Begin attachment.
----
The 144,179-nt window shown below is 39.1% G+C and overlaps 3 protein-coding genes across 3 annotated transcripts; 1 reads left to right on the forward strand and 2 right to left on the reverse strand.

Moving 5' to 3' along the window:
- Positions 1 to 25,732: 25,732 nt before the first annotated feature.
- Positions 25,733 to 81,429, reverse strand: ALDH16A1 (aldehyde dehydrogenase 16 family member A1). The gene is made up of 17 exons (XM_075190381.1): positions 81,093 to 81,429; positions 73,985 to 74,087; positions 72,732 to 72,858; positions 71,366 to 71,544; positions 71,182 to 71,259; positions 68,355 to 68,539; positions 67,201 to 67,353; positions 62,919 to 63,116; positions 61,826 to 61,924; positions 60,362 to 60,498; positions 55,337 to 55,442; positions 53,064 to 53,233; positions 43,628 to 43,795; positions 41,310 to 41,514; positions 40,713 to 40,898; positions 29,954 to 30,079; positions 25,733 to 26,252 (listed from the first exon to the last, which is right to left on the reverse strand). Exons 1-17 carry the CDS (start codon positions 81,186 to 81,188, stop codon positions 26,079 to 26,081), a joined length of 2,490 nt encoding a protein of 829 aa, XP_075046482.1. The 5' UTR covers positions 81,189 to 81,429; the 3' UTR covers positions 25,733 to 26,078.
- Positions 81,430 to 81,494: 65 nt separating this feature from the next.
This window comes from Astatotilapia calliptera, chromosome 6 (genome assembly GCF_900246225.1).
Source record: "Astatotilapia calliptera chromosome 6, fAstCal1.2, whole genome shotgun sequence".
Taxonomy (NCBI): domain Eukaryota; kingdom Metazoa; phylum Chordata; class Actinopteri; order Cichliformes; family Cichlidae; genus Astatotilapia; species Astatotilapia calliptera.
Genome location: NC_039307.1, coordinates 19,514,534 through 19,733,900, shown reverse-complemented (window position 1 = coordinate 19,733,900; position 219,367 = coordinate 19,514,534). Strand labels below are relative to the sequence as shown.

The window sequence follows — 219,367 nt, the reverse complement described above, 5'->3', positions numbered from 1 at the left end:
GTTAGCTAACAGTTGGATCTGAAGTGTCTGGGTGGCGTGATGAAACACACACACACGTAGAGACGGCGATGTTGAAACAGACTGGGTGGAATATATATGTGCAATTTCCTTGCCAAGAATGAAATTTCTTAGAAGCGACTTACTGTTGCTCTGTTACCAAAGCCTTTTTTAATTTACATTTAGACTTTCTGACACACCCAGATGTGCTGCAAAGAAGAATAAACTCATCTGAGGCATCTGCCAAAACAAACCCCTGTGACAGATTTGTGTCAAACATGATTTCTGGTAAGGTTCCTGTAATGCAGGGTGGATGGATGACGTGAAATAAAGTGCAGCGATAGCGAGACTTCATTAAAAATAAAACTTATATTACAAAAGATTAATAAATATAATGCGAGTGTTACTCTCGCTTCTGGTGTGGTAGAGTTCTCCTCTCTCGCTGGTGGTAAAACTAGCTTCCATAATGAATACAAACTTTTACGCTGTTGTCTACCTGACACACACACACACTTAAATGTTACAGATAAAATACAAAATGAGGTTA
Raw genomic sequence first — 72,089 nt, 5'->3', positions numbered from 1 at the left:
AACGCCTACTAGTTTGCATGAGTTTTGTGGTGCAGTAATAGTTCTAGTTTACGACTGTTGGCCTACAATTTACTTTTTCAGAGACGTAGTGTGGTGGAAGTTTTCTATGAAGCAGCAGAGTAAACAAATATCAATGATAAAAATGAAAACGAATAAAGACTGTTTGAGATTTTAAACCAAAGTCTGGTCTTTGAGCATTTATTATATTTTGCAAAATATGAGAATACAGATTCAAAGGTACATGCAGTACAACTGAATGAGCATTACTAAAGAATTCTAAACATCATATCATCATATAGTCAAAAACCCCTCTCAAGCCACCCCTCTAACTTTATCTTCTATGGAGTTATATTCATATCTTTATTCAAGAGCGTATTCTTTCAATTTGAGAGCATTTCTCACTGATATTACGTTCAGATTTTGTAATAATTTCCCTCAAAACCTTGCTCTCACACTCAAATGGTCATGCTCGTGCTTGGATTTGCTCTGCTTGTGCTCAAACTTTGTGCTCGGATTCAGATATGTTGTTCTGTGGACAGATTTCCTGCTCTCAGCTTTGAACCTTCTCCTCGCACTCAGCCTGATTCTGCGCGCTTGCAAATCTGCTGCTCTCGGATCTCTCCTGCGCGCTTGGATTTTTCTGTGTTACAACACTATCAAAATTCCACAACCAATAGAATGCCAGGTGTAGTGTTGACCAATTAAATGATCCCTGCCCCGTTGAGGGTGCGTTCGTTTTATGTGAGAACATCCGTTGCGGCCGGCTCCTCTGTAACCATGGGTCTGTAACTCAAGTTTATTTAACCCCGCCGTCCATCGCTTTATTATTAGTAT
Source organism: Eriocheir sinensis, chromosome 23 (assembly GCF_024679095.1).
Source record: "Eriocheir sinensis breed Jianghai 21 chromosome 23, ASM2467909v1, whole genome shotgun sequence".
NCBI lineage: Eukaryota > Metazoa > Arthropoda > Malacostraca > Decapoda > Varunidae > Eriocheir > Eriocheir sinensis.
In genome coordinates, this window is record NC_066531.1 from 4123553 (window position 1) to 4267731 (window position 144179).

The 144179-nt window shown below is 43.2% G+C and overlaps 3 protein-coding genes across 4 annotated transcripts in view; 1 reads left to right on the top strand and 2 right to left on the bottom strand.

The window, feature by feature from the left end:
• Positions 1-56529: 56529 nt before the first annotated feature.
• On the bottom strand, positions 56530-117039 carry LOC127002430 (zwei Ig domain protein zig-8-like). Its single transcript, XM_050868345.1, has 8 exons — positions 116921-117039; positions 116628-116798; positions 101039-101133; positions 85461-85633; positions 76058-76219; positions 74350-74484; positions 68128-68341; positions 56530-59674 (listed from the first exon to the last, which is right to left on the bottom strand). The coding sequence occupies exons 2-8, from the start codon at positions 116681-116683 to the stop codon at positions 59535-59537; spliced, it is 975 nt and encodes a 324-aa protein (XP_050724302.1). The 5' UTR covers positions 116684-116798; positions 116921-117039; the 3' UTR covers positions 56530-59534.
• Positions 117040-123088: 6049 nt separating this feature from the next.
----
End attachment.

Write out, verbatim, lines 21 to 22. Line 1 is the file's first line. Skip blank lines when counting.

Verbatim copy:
• On the bottom strand, positions 56530-117039 carry LOC127002430 (zwei Ig domain protein zig-8-like). Its single transcript, XM_050868345.1, has 8 exons — positions 116921-117039; positions 116628-116798; positions 101039-101133; positions 85461-85633; positions 76058-76219; positions 74350-74484; positions 68128-68341; positions 56530-59674 (listed from the first exon to the last, which is right to left on the bottom strand). The coding sequence occupies exons 2-8, from the start codon at positions 116681-116683 to the stop codon at positions 59535-59537; spliced, it is 975 nt and encodes a 324-aa protein (XP_050724302.1). The 5' UTR covers positions 116684-116798; positions 116921-117039; the 3' UTR covers positions 56530-59534.
• Positions 117040-123088: 6049 nt separating this feature from the next.